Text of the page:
Town Manager’s Column: (December 2016)

Stuart A. Hurd, Town Manager 

At the December 12th Select Board meeting, a group of citizens asked about our Morgan Spring sale of water. Historically, Morgan Spring has surfaced in the Recreation Center lands for hundreds of years. The overflow runs beneath the Recreation Center lands and under Safford Street where it surfaces as a stream. It disappears into Energizer where it can be used as non-contact cooling water. It flows under the Bennington Elementary School property and the former Catamount School property entering the Walloomsac River just east of the North Street Bridge. When the Town decided to formally add the Spring to our water system as a secondary source, although it had been used informally for years, the State mandated that the Spring be capped to avoid surface contamination. At that time, the State was convinced that the aquifer for the Spring was fed from the Green Mountains to the east. A study performed by the Town’s engineers determined that the aquifer is actually fed from the eastern and southern slopes of Mt. Anthony. It is capable of generating 2.1 million gallons of water /day. In 2002, the Town sent out a Request for Proposals (RFP) to determine if sale of the water had potential. In January 2003, Vermont Pure, the only vendor to express an interest, and the Town entered into a 20 year agreement for the sale of a maximum 100,000 gallons/day. Vermont Pure has slowly ramped up its purchase of water to the point where we project $80,000 in revenue this fiscal year. This money is used to mitigate the rates we charge. 

The Citizen Survey is complete. Town staff are pulling together the results and hope to present to the Select Board and the community at the first January meeting (Jan 9). As I stated last month, the results will be coupled with last year’s business survey to provide a baseline for the new Annual Report Card, commonly called the Scorecard. It will be part of the Town’s Annual Report. 

The Vermont Department of Environmental Conservation has authorized the final design for the municipal water line extensions and improvements in Bennington and North Bennington. Negotiations continue with Saint-Gobain. Currently, the State is committed to funding all projects and project design. The estimated cost remains at $31 million.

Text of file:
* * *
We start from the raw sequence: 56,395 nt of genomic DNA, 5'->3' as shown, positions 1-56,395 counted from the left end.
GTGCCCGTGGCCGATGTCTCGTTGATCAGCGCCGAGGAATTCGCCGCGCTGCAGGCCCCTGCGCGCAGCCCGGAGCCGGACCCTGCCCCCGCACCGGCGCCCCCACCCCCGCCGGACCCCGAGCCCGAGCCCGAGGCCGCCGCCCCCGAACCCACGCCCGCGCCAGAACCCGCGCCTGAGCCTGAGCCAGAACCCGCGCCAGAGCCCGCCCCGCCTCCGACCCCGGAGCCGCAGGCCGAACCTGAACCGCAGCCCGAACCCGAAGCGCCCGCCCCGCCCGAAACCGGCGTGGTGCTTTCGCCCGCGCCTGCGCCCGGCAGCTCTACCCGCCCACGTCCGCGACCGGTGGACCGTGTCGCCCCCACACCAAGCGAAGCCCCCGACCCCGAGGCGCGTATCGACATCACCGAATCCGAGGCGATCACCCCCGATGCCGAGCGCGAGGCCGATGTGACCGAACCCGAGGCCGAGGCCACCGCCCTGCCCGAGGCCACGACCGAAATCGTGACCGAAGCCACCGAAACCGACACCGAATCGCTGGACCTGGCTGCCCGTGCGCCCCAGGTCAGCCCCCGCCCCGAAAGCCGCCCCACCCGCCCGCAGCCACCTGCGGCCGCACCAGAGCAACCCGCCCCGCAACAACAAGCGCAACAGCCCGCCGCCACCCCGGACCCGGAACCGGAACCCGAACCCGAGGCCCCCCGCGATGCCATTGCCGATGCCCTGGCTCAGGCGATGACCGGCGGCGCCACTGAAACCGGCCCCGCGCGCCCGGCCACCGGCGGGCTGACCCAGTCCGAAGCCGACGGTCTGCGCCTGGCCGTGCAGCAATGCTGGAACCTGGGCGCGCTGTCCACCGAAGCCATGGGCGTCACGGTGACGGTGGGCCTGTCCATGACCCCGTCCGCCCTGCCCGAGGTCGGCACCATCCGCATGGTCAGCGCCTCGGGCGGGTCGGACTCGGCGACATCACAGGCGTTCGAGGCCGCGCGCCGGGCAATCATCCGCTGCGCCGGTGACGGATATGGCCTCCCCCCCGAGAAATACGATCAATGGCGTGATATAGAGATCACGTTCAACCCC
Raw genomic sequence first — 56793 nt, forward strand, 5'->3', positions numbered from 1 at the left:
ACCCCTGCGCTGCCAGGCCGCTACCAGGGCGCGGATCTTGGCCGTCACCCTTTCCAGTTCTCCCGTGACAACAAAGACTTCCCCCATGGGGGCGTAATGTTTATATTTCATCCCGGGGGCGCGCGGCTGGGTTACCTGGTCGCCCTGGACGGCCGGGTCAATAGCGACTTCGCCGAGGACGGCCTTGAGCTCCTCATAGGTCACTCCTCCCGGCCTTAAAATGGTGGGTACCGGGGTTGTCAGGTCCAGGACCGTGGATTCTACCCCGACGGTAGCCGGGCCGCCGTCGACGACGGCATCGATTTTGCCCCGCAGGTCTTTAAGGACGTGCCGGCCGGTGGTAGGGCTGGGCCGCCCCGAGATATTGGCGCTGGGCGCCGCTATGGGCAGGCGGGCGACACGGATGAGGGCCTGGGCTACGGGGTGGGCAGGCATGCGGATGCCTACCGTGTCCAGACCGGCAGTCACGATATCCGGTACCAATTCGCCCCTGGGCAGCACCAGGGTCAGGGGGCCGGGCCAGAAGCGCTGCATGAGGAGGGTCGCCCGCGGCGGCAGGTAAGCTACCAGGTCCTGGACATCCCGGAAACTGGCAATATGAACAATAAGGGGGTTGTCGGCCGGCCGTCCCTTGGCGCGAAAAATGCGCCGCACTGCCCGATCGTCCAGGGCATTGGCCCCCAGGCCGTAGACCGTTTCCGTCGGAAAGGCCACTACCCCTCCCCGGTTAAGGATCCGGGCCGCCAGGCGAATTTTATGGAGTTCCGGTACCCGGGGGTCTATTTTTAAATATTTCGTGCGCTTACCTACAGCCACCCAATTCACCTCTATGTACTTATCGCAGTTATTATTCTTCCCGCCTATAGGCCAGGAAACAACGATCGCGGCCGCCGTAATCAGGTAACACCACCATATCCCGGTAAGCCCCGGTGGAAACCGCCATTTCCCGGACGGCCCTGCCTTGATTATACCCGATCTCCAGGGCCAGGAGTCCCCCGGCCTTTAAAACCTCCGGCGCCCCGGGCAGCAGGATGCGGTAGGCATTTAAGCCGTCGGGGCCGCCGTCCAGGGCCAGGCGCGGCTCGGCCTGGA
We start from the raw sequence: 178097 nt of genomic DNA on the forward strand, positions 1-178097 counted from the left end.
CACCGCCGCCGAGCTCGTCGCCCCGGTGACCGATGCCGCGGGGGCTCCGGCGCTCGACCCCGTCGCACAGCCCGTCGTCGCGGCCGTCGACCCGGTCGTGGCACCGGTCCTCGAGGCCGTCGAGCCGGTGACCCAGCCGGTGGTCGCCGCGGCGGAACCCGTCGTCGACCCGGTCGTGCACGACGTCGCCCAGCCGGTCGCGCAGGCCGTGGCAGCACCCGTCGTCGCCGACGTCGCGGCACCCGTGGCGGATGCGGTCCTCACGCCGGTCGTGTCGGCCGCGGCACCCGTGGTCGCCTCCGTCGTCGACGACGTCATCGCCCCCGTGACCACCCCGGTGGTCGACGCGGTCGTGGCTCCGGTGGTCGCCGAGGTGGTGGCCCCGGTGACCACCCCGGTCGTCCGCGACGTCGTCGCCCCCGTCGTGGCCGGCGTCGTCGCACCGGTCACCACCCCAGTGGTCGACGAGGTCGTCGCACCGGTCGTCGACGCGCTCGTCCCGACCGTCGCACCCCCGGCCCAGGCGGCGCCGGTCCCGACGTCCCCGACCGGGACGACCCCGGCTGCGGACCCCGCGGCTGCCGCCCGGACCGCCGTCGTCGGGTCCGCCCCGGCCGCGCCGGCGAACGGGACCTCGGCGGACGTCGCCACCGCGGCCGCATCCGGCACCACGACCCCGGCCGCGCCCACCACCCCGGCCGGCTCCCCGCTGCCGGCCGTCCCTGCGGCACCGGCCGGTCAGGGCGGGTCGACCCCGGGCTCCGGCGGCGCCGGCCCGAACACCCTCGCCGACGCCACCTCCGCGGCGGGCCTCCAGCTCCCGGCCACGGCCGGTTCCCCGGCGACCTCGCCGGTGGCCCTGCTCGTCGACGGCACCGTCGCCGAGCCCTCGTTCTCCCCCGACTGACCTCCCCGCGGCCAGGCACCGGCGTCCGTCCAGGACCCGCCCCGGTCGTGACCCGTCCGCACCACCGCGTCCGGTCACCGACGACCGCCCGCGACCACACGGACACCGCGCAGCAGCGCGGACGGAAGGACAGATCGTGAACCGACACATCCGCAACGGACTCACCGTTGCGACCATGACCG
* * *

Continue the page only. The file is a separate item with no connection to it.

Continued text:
At the December 12 Board meeting, the Putnam Redevelopment Group, through Bill Colvin, presented an update on the Greenberg block project. The project, estimated at $40 to $50 million to complete, is moving forward. If everything works out, a closing on the sale could take place early next year. This is the most important redevelopment project in Bennington’s history. The Town will be asked to support two Community Development Block Grant applications to assist with the project. The Town may also be asked to support the project through a Tax Increment Funding district (TIF) that will require some legislative action in Montpelier. There may be other requests for support as the project moves forward. I believe the Town should enthusiastically support this redevelopment proposal. The long-term health and well-being of the community may depend on it. 

The first part of the downtown hotel study, Phase I, performed by the Pinnacle Group and authorized at the Board’s October 24th meeting, is complete. The results are encouraging. Phase II has now been authorized. We anticipate an early January final report. This second phase will provide detail about a proposed hotel such as number of rooms, pricing, market potential, and the like.  

If anyone has any questions or suggestions arising from this column or on any town matters, please contact me at 442-1037, at, or stop in at the Town Offices on South Street. 

Stuart Hurd is Bennington’s Town Manager. He writes a monthly column on town issues.